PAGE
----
I'll throw this one out to y'all.  . . . . and this time, comment--okay sweetie?


  1. Having worked and volunteered in hospitals, prior to starting medical school, this is definitely a topic I have contemplated many times.

    I have noticed that some people do it mindlessly, not so much in an attempt to be nurturing or friendly towards the patient, but simply as a matter of habit. That seems to bother me more, because it feels fake. It is akin to having a conversation with someone while they are just nodding and saying "uh-huh" without paying any attention whatsoever. The words lose their meaning.

    I am also guilty of changing my "tone" when talking to different people. When my older son was 8, he took me to task over this: "Mom, why do you sound like "hiiiiiiii, how AAARE you" [exaggerated mocking of my voice going up in pitch], when Mrs. N calls?" (Nothing like a bright-eyed 8-year-old to put you in your place!)

    So this has been on my mind, especially since starting medical school, and now having to interview and examine model patients weekly (2nd year). What concerns me most is that after the "sweet old lady" gets called "sweetie" or "honey" and gets an extra smile, the introverted, quiet old lady, who was waiting in the next chair and is in pain and not as friendly, will not get the smile or the same warm treatment.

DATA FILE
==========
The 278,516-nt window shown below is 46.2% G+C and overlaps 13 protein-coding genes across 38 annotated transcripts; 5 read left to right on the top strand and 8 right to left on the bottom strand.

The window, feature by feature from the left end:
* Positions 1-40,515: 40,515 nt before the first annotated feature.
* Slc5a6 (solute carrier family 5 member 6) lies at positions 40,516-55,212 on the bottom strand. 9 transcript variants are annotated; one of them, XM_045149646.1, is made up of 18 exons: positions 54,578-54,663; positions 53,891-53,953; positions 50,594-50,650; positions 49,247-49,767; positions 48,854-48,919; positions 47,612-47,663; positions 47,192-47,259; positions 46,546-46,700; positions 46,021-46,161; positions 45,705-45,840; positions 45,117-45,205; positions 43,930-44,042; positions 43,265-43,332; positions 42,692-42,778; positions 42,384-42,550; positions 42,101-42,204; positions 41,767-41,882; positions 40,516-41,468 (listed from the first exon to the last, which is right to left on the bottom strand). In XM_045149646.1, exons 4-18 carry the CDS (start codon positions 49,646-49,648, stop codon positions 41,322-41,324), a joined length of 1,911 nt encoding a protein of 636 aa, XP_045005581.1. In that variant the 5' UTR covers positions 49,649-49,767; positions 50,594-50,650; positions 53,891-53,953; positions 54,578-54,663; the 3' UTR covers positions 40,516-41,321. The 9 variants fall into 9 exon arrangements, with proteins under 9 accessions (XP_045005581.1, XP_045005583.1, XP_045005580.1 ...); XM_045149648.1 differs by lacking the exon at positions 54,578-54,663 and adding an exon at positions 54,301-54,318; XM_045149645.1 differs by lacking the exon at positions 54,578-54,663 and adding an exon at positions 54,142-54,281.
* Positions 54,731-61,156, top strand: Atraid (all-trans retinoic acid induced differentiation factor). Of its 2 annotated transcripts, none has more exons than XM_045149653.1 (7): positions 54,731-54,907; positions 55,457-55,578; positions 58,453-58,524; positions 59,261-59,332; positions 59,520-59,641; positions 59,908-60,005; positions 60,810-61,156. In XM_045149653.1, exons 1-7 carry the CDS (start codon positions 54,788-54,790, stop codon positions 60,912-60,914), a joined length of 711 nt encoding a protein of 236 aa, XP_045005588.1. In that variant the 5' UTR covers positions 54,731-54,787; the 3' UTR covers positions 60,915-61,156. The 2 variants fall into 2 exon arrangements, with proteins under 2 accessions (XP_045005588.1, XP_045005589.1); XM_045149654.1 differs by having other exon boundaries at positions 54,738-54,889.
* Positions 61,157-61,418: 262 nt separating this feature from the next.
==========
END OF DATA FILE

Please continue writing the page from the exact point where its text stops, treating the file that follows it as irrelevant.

2. In my paramedic days my rule was inflexible: An adult patient, no matter the age difference, was always Mr./Ms./Mrs. Lastname unless very clearly directed otherwise by the patient (or in a rare situation where an altered mental status patient seemed to respond better to a first name). Sir or Ma'am were acceptable substitutes as appropriate. I've never been much on the "Sweetie" or other similar endearment terms.

    As a patient, I feel the same way. Until/unless I've said otherwise, I expect providers to call me Mr. Geraghty. That said, I'm usually pretty quick to ask that they use my first name. But I think that assuming that's the case is disrespectful.

  3. At my hospital, we are drilled on calling the patient by Mr/Mrs/Ms last name unless given leave to call them by first name. I confess to the occasional sweetie or honey when I can't remember what their name is at all. If THEY can't remember their own name, I use whatever they respond to.

  4. Love, love, love these comments. I am so with you, Anush! Love your son's insight, too. PJ and Tea, I think y'all are right that Mr/Mrs/Ms is supposed to be the default. I am starting to wonder if this is a southern thing? I don't know. But the "sweetie" thing is viral down here. . . .(as is the greetings with fluctuating octaves, Anush. . .)

  5. The comments have really enhanced the blog. They are all great and on target. It's nothing you can really put you finger on or suggest as a general rule. In some cases "it's habitual", in some cases it depends on how the person presents themselves. I doubt that a real "grump butt" will get a lotta "sweeties" and "babes". lol